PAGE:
|Object type||tomb equipment|
|Medium, technique||papyrus, paint|
10 x 100 cm
|On view||This artwork can be displayed at the permanent exhibition|
Both scenes and texts represented on the funerary papyri were intended to equip the deceased with all kinds of necessary information during his or her perilous journey to the Netherworld which it was hoped would end in rebirth or transition into divine form. Two deities were considered to be protagonists of these afterlife conceptions: the sun god and Osiris.
The Budapest papyrus is fragmentary in some places, the beginning of the first motif known to us has not remained but it is not impossible that similarly to other specimens of this type our papyrus originally started with an introductory vignette. The remaining parts are not supplemented with any texts. The first scene displays eleven uniform mummy-shaped creatures standing among the winds of a huge snake, only distinguishable by their heads representing different animals or symbols. All the heads allude somehow to the chthonic and ominous character of their owner. The knives in the head of the serpent undoubtedly refer to the defeated enemy (Apophis) of the sun god, while the eleven figures were obviously charged with subduing it.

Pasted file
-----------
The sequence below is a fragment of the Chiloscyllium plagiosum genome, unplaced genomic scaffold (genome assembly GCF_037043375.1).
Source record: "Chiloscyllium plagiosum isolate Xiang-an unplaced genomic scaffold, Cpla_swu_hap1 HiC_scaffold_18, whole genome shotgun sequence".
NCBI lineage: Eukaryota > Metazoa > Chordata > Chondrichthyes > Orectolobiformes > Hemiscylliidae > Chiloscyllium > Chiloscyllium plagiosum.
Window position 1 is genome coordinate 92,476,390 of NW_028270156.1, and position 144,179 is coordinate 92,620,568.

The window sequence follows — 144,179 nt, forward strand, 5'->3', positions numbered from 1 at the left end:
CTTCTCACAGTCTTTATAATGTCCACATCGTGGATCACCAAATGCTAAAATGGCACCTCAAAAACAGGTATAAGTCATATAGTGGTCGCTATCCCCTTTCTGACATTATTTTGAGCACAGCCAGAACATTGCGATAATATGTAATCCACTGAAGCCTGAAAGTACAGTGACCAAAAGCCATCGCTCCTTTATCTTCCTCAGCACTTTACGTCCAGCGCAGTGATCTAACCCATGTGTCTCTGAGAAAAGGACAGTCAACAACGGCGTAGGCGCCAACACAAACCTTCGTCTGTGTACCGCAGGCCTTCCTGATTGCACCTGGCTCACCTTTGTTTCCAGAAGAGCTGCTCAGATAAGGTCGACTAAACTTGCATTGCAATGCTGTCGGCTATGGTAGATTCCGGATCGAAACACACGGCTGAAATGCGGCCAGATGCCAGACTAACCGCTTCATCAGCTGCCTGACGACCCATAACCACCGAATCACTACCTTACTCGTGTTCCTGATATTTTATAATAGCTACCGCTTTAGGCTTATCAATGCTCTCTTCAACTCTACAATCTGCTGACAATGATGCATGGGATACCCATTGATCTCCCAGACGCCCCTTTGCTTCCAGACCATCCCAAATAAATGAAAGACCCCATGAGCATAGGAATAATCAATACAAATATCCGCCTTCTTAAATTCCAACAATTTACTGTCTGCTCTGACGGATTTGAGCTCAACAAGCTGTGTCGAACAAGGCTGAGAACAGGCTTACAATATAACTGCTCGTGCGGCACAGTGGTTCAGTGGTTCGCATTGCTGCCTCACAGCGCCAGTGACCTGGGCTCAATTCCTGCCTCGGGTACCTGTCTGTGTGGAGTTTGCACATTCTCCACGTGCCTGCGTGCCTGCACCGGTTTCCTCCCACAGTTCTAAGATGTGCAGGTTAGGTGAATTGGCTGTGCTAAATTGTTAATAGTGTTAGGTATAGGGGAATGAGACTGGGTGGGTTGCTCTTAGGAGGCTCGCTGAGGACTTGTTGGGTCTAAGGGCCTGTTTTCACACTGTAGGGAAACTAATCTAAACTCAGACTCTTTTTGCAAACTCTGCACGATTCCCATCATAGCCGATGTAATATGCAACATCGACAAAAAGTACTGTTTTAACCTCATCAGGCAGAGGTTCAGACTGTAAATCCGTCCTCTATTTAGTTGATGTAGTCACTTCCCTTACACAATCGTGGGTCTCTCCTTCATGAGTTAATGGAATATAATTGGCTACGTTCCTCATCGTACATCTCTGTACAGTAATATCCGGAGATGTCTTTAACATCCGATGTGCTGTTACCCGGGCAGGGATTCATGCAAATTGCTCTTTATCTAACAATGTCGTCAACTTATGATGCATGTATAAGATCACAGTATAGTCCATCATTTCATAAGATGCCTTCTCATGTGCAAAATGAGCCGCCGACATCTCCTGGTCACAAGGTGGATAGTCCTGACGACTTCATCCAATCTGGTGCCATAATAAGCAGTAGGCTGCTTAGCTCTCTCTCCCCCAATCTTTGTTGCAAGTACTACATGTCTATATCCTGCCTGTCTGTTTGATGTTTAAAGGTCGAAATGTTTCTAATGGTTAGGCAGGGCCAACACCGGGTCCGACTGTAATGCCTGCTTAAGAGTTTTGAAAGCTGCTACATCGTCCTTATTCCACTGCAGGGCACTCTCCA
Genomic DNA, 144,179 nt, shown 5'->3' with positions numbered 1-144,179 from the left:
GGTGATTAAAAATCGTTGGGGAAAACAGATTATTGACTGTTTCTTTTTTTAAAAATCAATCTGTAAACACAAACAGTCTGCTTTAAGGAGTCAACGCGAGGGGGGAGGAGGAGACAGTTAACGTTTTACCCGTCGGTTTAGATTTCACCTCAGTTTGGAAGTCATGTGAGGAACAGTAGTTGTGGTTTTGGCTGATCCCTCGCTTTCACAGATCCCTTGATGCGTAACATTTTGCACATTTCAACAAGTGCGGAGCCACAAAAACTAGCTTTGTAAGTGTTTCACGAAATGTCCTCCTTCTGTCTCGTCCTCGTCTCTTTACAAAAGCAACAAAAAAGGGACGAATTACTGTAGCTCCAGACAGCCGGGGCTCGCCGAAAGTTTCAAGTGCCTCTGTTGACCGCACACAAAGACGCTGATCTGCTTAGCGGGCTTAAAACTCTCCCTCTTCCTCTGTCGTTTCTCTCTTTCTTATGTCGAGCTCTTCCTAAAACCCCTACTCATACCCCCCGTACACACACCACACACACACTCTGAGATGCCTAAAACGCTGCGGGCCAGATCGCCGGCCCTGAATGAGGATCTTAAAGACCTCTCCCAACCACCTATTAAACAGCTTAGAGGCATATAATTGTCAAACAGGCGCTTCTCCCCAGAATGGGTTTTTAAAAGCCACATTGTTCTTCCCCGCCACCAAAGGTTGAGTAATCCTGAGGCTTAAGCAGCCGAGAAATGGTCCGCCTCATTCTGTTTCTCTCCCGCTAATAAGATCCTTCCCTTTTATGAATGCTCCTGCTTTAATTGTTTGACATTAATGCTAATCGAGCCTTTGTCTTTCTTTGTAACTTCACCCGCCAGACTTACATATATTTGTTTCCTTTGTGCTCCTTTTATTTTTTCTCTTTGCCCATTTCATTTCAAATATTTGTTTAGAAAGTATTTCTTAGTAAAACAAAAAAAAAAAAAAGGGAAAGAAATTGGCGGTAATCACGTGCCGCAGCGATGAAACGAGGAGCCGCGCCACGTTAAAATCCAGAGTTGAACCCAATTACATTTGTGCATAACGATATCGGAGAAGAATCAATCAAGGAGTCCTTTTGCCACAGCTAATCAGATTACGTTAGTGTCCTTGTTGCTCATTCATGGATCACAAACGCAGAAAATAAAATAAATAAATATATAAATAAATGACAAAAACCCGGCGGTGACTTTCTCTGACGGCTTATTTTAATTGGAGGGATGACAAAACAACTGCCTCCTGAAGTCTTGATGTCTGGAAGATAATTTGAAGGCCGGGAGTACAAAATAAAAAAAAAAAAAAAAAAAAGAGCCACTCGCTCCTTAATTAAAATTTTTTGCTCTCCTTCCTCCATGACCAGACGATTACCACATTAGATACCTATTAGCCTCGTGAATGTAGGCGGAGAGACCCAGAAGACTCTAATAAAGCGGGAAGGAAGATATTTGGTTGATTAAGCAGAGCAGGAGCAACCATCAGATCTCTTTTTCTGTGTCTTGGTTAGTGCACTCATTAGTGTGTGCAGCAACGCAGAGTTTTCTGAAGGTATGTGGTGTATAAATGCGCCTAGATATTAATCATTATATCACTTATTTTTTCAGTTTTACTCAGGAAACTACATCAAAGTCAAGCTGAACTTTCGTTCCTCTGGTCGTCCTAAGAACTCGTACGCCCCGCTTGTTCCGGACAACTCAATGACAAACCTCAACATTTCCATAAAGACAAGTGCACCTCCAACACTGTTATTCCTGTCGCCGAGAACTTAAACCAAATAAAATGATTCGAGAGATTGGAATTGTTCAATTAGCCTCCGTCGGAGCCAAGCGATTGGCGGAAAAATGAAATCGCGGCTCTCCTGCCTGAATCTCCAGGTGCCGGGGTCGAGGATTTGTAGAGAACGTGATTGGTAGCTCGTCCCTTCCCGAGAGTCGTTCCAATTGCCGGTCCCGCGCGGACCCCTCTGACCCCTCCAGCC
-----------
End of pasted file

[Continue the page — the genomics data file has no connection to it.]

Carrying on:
The second scene depicts a two-headed, four-legged snake, with a red sun disc as it rises from its body. The motif also points to the symbolism in connection with solar beliefs and rebirth.
In the third scene the bird-shaped spiritual aspect (ba) of the deceased appears presenting offerings to the sun god (in the form of a wedjat-eye encircled by the sun disc) residing in the solar barque.
The closing vignette shows two scarabs and an ithyphallic divine figure. The locale is the mountain of the eastern horizon; the moment is the last one before sunrise.
These Twenty-first Dynasty illustrations in funerary context compiled by the Theban Amun-priesthood were inspired by the Netherworld Books of the New Kingdom royal tombs depicting the nocturnal journey of the sun god in the realm of the dead.